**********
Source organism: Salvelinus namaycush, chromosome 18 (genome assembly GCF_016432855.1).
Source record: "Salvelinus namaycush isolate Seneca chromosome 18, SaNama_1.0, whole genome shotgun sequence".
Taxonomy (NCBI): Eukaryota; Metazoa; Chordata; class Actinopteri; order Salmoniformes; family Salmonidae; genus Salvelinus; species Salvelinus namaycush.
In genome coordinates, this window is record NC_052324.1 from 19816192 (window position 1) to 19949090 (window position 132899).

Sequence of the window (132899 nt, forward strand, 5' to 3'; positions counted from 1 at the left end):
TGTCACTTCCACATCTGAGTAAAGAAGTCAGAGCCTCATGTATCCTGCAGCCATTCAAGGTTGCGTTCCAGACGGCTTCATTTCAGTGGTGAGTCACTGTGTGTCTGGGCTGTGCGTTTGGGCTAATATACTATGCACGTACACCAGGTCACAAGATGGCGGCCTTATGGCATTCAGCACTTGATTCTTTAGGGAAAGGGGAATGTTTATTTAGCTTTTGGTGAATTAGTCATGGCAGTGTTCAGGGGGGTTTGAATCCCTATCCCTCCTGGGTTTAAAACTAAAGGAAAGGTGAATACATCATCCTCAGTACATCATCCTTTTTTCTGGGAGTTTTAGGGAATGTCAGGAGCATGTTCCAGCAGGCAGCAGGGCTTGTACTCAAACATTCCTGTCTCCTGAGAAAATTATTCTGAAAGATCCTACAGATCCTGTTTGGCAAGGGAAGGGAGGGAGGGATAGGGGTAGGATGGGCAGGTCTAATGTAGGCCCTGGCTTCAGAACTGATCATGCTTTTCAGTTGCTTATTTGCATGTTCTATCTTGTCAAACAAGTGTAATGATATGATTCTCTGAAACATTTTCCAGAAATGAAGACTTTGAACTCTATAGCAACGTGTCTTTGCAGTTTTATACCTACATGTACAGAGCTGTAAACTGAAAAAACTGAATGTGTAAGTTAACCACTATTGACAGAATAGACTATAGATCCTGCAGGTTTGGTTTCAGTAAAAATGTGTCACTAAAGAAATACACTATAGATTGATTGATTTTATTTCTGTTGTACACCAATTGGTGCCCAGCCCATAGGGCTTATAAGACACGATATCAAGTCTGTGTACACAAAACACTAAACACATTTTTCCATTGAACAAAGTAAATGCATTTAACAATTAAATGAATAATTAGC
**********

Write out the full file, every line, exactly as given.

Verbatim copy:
Source organism: Salvelinus namaycush, chromosome 18 (genome assembly GCF_016432855.1).
Source record: "Salvelinus namaycush isolate Seneca chromosome 18, SaNama_1.0, whole genome shotgun sequence".
Taxonomy (NCBI): Eukaryota; Metazoa; Chordata; class Actinopteri; order Salmoniformes; family Salmonidae; genus Salvelinus; species Salvelinus namaycush.
In genome coordinates, this window is record NC_052324.1 from 19816192 (window position 1) to 19949090 (window position 132899).

Sequence of the window (132899 nt, forward strand, 5' to 3'; positions counted from 1 at the left end):
TGTCACTTCCACATCTGAGTAAAGAAGTCAGAGCCTCATGTATCCTGCAGCCATTCAAGGTTGCGTTCCAGACGGCTTCATTTCAGTGGTGAGTCACTGTGTGTCTGGGCTGTGCGTTTGGGCTAATATACTATGCACGTACACCAGGTCACAAGATGGCGGCCTTATGGCATTCAGCACTTGATTCTTTAGGGAAAGGGGAATGTTTATTTAGCTTTTGGTGAATTAGTCATGGCAGTGTTCAGGGGGGTTTGAATCCCTATCCCTCCTGGGTTTAAAACTAAAGGAAAGGTGAATACATCATCCTCAGTACATCATCCTTTTTTCTGGGAGTTTTAGGGAATGTCAGGAGCATGTTCCAGCAGGCAGCAGGGCTTGTACTCAAACATTCCTGTCTCCTGAGAAAATTATTCTGAAAGATCCTACAGATCCTGTTTGGCAAGGGAAGGGAGGGAGGGATAGGGGTAGGATGGGCAGGTCTAATGTAGGCCCTGGCTTCAGAACTGATCATGCTTTTCAGTTGCTTATTTGCATGTTCTATCTTGTCAAACAAGTGTAATGATATGATTCTCTGAAACATTTTCCAGAAATGAAGACTTTGAACTCTATAGCAACGTGTCTTTGCAGTTTTATACCTACATGTACAGAGCTGTAAACTGAAAAAACTGAATGTGTAAGTTAACCACTATTGACAGAATAGACTATAGATCCTGCAGGTTTGGTTTCAGTAAAAATGTGTCACTAAAGAAATACACTATAGATTGATTGATTTTATTTCTGTTGTACACCAATTGGTGCCCAGCCCATAGGGCTTATAAGACACGATATCAAGTCTGTGTACACAAAACACTAAACACATTTTTCCATTGAACAAAGTAAATGCATTTAACAATTAAATGAATAATTAGC